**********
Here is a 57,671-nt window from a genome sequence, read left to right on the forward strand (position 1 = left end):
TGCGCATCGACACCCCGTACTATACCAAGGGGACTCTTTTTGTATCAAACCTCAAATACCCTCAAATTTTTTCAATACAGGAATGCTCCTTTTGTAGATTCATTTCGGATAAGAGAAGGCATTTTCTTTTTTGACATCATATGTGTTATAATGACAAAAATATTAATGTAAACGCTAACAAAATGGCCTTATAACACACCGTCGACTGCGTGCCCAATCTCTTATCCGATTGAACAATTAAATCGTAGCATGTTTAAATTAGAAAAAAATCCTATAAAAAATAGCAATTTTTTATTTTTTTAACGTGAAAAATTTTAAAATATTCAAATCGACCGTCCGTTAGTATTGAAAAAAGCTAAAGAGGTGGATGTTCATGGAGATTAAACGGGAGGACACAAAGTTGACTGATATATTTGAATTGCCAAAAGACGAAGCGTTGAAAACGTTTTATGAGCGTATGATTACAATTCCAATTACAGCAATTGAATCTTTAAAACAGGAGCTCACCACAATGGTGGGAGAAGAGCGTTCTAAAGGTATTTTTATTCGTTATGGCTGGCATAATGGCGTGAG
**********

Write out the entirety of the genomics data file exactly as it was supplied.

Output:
Here is a 57,671-nt window from a genome sequence, read left to right on the forward strand (position 1 = left end):
TGCGCATCGACACCCCGTACTATACCAAGGGGACTCTTTTTGTATCAAACCTCAAATACCCTCAAATTTTTTCAATACAGGAATGCTCCTTTTGTAGATTCATTTCGGATAAGAGAAGGCATTTTCTTTTTTGACATCATATGTGTTATAATGACAAAAATATTAATGTAAACGCTAACAAAATGGCCTTATAACACACCGTCGACTGCGTGCCCAATCTCTTATCCGATTGAACAATTAAATCGTAGCATGTTTAAATTAGAAAAAAATCCTATAAAAAATAGCAATTTTTTATTTTTTTAACGTGAAAAATTTTAAAATATTCAAATCGACCGTCCGTTAGTATTGAAAAAAGCTAAAGAGGTGGATGTTCATGGAGATTAAACGGGAGGACACAAAGTTGACTGATATATTTGAATTGCCAAAAGACGAAGCGTTGAAAACGTTTTATGAGCGTATGATTACAATTCCAATTACAGCAATTGAATCTTTAAAACAGGAGCTCACCACAATGGTGGGAGAAGAGCGTTCTAAAGGTATTTTTATTCGTTATGGCTGGCATAATGGCGTGAG